Knowledge Networks and Markets in the Life Sciences

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Around the OECD countries and beyond, there is a proliferation of initiatives in the life sciences to bring together disperse elements of global research and establish an effective virtual infrastructure for open innovation. Their common goal is to leverage innovative capacity by creating interconnected webs of knowledge and exploiting external expertise.

Some such initiatives have as their goal the monetisation and trading of knowledge in the form of intellectual assets. Others seek to create networks for pooling and exchange of knowledge. Together, these initiatives can be referred to as “knowledge networks and markets” (KNMs). This report considers the development of such KNMs and examines the impact of current initiatives and the possible options for governments, working with the private sector, to improve innovation efficiency and effectiveness.

Improving the interoperability of knowledge resources is fundamental to  the creation of a necessary shared infrastructure for efficient KNM to emerge, as is related sustainable funding and policy clarity. Governments can play a vital catalytic role in improving the productivity of KNMs through such infrastructure development and encouragement of associated social networking. the report makes suggestions for some priority actions based on existing case studies.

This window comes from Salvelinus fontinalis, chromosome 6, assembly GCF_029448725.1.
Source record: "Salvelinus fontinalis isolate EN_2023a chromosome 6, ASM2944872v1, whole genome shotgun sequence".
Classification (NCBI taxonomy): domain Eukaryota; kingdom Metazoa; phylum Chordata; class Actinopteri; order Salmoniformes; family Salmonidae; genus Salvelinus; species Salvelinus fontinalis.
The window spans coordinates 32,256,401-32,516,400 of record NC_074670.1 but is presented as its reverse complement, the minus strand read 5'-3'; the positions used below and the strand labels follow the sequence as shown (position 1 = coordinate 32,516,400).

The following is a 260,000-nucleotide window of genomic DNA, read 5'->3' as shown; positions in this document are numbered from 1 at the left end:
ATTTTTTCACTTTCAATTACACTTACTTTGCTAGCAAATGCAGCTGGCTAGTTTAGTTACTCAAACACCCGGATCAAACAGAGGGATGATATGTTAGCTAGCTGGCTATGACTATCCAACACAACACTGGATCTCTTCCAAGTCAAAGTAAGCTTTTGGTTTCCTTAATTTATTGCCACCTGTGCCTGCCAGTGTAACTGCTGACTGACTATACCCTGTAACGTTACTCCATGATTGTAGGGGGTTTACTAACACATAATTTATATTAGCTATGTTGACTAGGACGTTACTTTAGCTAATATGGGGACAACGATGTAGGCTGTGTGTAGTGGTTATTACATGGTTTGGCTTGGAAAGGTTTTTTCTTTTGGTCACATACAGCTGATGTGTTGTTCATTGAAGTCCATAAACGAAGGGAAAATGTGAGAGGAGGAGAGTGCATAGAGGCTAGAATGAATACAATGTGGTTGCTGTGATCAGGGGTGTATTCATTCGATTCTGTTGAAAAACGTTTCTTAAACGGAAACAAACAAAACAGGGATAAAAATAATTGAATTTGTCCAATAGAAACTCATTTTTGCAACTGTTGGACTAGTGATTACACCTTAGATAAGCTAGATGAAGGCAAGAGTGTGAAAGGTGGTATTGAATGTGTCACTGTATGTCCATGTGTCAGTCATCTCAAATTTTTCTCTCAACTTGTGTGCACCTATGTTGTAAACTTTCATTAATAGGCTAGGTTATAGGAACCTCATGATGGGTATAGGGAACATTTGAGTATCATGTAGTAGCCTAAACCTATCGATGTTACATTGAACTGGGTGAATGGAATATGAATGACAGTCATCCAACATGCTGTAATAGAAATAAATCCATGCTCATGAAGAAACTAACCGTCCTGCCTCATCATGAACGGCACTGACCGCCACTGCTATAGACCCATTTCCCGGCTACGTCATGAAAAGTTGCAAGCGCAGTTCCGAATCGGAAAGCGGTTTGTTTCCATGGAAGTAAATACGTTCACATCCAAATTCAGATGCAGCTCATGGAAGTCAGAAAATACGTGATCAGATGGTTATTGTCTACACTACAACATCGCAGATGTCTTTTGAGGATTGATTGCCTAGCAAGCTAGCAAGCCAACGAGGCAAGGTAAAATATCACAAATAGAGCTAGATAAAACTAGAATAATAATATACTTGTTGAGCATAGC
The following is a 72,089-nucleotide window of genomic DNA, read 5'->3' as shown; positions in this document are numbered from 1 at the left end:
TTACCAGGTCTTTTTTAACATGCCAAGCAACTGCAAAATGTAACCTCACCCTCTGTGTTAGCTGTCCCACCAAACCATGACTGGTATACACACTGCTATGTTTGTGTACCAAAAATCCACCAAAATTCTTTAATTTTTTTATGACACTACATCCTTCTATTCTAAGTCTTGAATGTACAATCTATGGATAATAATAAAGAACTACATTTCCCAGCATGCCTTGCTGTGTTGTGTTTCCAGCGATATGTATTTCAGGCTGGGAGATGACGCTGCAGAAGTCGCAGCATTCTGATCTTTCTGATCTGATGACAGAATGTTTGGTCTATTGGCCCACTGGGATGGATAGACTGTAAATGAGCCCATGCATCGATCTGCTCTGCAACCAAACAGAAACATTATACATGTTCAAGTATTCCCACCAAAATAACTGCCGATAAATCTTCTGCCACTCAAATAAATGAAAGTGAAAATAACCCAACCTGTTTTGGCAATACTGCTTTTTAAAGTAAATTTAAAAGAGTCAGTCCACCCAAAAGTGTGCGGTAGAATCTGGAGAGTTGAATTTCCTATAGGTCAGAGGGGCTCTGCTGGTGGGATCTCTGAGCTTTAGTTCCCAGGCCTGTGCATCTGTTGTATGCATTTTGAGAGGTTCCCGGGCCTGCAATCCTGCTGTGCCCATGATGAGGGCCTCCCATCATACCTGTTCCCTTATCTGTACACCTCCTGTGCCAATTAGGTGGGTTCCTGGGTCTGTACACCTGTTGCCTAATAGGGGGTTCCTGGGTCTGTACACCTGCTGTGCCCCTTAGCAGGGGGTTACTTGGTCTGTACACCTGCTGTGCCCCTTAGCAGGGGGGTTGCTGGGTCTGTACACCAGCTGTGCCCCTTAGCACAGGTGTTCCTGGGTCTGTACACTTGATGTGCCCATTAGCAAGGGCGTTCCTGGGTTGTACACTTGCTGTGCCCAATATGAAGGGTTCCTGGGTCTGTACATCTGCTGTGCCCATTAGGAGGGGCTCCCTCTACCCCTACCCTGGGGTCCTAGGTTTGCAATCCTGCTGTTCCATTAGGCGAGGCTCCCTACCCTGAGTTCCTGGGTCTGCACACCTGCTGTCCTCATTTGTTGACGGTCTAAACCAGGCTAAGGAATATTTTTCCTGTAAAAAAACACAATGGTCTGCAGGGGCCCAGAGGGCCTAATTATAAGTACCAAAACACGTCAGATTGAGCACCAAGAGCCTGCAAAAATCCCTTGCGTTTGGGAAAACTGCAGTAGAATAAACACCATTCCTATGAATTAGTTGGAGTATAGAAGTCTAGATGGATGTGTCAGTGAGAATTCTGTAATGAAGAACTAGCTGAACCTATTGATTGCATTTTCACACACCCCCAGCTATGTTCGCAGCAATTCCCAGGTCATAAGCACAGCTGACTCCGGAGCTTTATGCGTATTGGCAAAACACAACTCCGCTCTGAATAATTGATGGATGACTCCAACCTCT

This report introduces the concept of knowledge networks and markets (KNMs), and discusses the new organisations and mechanisms that are emerging to share and to trade an increasing variety of knowledge-intensive assets. It describes numerous case studies of such initiatives in order to illustrate the variety of open knowledge management approaches. The report discusses the technological, economic and industrial environments that have led to the rise of KNMs, and in particular delves into advances in both computer science and knowledge valuation that could further facilitate the representation and exchange of knowledge assets. The report argues that the creation of such exchange mechanisms is an important new trend in the life sciences, and particularly in the health sector, with potentially profound influence on the innovation process. Despite the novelty of KNMs, this report identifies some early policy lessons about the role of governments in the creation and maintenance of KNMs.


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